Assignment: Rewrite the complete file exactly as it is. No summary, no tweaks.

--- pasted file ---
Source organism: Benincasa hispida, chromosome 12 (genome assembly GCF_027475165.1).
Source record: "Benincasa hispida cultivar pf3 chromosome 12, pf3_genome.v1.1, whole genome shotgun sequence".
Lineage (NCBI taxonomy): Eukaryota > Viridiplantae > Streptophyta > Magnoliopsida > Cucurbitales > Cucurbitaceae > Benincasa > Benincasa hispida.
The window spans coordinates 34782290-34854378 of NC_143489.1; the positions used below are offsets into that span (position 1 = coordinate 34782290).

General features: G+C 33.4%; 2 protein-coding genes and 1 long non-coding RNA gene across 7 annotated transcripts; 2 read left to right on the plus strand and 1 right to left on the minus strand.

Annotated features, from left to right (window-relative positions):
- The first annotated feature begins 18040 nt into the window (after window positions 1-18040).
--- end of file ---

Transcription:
Source organism: Benincasa hispida, chromosome 12 (genome assembly GCF_027475165.1).
Source record: "Benincasa hispida cultivar pf3 chromosome 12, pf3_genome.v1.1, whole genome shotgun sequence".
Lineage (NCBI taxonomy): Eukaryota > Viridiplantae > Streptophyta > Magnoliopsida > Cucurbitales > Cucurbitaceae > Benincasa > Benincasa hispida.
The window spans coordinates 34782290-34854378 of NC_143489.1; the positions used below are offsets into that span (position 1 = coordinate 34782290).

General features: G+C 33.4%; 2 protein-coding genes and 1 long non-coding RNA gene across 7 annotated transcripts; 2 read left to right on the plus strand and 1 right to left on the minus strand.

Annotated features, from left to right (window-relative positions):
- The first annotated feature begins 18040 nt into the window (after window positions 1-18040).